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Bush's Budget Reserve Cannot Be Counted On


WASHINGTON — In the budget he unveiled Wednesday, President Bush offers Americans almost everything they could possibly want in a federal spending plan--a big tax cut, major debt reduction, new spending programs and money to spare.

Can he deliver?

The president says he can. Key to his confidence is a $1.4-trillion reserve that budget documents say would be left to cover "additional needs, debt service and contingencies" after everything else had been paid for.

But a close look at the reserve shows that well more than half--and perhaps all--of it is either money that is unlikely to become available, or dollars from sources, such as the Medicare hospital trust fund, that Congress and the voters have specifically said they don't want to touch.

The dicey quality of the reserve figures all but guarantees that the political fight over the Bush budget will be raucous.

"The reserve is a convenient illusion," said Robert Greenstein, director of the Center on Budget and Policy Priorities, a liberal group whose budget research commands wide respect. "The reality is the numbers don't add up."

All of this could significantly influence the outcome in Congress of Bush's proposed tax cut. Recent polls show that a large number of voters doubt the nation needs or can afford a big tax cut. Analysts say that only if Bush can show that the money for a cut is there, with plenty to spare, will he be able to rally support for his plan.

The White House itself was cautious Wednesday about the size of the reserve fund, which would be available to cover extra costs over the next 10 years.

In its budget document, the administration described the fund as an "unprecedented $1.4-trillion reserve." That's what is left over of the $5.6-trillion surplus after $2 trillion has been used for debt reduction, $1.6 trillion for tax relief and $600 billion for various other uses.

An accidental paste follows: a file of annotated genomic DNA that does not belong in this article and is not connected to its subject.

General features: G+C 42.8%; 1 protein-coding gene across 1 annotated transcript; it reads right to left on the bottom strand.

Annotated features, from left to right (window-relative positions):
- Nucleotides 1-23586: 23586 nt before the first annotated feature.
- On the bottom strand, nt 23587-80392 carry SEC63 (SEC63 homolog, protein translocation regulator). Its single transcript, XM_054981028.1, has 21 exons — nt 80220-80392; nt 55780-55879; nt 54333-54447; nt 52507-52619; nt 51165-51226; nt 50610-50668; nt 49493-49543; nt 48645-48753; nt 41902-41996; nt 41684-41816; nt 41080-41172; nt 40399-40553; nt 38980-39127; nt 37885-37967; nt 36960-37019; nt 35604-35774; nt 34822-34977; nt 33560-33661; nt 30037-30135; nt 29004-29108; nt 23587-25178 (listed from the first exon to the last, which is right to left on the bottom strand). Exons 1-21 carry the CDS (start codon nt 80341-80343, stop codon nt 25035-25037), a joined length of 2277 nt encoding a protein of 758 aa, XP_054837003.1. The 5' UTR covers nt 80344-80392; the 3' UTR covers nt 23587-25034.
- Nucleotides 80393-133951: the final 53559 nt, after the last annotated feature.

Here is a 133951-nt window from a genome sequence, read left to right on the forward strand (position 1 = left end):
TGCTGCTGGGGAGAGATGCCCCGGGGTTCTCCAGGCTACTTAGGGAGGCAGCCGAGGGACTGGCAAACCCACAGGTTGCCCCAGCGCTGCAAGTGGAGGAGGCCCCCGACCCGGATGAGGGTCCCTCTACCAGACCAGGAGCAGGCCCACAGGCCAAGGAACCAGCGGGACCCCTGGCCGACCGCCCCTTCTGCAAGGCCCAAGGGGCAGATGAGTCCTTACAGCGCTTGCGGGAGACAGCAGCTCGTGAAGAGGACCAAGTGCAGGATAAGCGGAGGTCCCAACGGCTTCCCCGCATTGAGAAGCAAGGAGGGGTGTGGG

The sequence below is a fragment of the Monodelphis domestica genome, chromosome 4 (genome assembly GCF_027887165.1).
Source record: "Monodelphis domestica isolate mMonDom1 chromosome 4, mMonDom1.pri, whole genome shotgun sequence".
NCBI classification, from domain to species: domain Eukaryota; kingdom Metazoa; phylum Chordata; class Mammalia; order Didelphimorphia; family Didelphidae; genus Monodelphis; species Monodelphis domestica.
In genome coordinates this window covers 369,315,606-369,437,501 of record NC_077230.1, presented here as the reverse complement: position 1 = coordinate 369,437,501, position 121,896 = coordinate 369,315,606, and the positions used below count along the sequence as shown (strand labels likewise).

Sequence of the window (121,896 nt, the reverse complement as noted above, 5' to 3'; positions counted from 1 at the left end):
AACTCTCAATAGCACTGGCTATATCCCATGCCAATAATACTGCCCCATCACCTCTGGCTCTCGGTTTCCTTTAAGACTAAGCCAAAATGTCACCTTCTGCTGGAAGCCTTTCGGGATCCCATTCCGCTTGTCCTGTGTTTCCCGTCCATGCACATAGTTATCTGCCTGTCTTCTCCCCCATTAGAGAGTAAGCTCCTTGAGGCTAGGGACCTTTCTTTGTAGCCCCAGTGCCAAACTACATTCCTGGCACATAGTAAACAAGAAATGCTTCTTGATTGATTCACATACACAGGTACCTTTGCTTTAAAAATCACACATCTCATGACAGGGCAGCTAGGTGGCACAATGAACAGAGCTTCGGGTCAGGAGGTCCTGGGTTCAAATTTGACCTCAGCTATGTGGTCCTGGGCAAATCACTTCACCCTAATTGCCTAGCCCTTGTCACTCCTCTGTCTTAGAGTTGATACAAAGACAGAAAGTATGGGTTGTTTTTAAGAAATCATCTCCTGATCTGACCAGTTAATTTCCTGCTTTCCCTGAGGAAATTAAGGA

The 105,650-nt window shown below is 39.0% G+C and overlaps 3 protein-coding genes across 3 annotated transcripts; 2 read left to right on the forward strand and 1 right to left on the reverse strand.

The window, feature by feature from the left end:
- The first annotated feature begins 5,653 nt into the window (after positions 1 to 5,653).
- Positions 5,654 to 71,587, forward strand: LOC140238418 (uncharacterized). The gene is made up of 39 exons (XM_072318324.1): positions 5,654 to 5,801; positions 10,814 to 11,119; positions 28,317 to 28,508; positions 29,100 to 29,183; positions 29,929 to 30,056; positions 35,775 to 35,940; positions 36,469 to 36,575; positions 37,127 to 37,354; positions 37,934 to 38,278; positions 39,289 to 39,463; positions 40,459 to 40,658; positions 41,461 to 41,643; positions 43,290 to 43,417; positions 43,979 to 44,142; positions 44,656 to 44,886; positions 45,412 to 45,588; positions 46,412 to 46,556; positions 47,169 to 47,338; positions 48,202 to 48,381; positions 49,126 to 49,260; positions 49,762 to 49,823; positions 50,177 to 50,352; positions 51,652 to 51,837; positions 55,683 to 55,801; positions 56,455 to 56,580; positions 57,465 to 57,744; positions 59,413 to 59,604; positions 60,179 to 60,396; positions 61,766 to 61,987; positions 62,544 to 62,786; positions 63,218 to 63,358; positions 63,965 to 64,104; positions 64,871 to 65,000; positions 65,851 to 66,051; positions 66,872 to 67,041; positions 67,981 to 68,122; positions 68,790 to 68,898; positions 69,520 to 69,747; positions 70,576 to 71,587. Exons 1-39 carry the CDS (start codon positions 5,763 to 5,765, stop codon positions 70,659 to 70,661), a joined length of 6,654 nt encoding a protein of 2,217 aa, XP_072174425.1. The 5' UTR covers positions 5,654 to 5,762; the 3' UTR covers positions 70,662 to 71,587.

But in his public comments during the day, Bush reduced the reserve figure to $1 trillion.

"Like any wise person who cares about budgets, we ought to set some [money] aside for contingencies," he told an Omaha audience. "So we set aside a trillion dollars."

The $400-billion difference is the administration's estimate for the additional interest that it will owe because it will pay off the national debt more slowly than the Clinton White House had proposed.

But what of the remaining $1 trillion?

Administration officials say that amount is free of any strings and available to meet new demands. "It's not pre-committed," said Lawrence B. Lindsey, Bush's closest economic advisor and head of the White House's National Economic Council.

But critics charge that a substantial chunk of that money--perhaps all of it and then some--is already spoken for. Chief among their examples is Medicare.

Budget documents show that the White House apparently expects to spend $153 billion of the remaining reserve on a prescription drug program for the poor and an overhaul of the Medicare program.

Critics say that's the least of it. They say the administration fails to properly account for a $526-billion surplus that Medicare is expected to build over the next decade. Congress says it wants that money spent on Medicare beneficiaries, making it unavailable for what critics charge the White House is doing: using it to pad the reserve.

If they are right, that pushes the reserve below $500 billion.

Administration officials argue that while some developments could drain the reserve, others could replenish it. They say, for example, that to be conservative they have assumed tax revenue will grow more slowly than the economy, even though they have grown substantially faster in recent years.

But for every possible adjustment in the administration's favor, there are others that appear likely to drain the reserve. For example:

* Agricultural payments: The administration assumes that government payments to farmers will drop by almost $12 billion a year by 2006. But many lawmakers, including farm-state Republicans, doubt that such a reduction will occur. Additional costs to the reserve: $50 billion to $100 billion.

* Alternative minimum tax: This is part of the tax code designed to ensure that high-income households pay some taxes. It has been known for some time that flaws in the provision will cause the number of people affected by it to rise from 1.3 million to about 15 million by 2010. The GOP-controlled Joint Committee on Taxation concluded last fall that the Bush tax cut would raise that number to 27 million. Both Republicans and Democrats have pledged to fix the problem. Additional costs to the reserve: about $300 billion.

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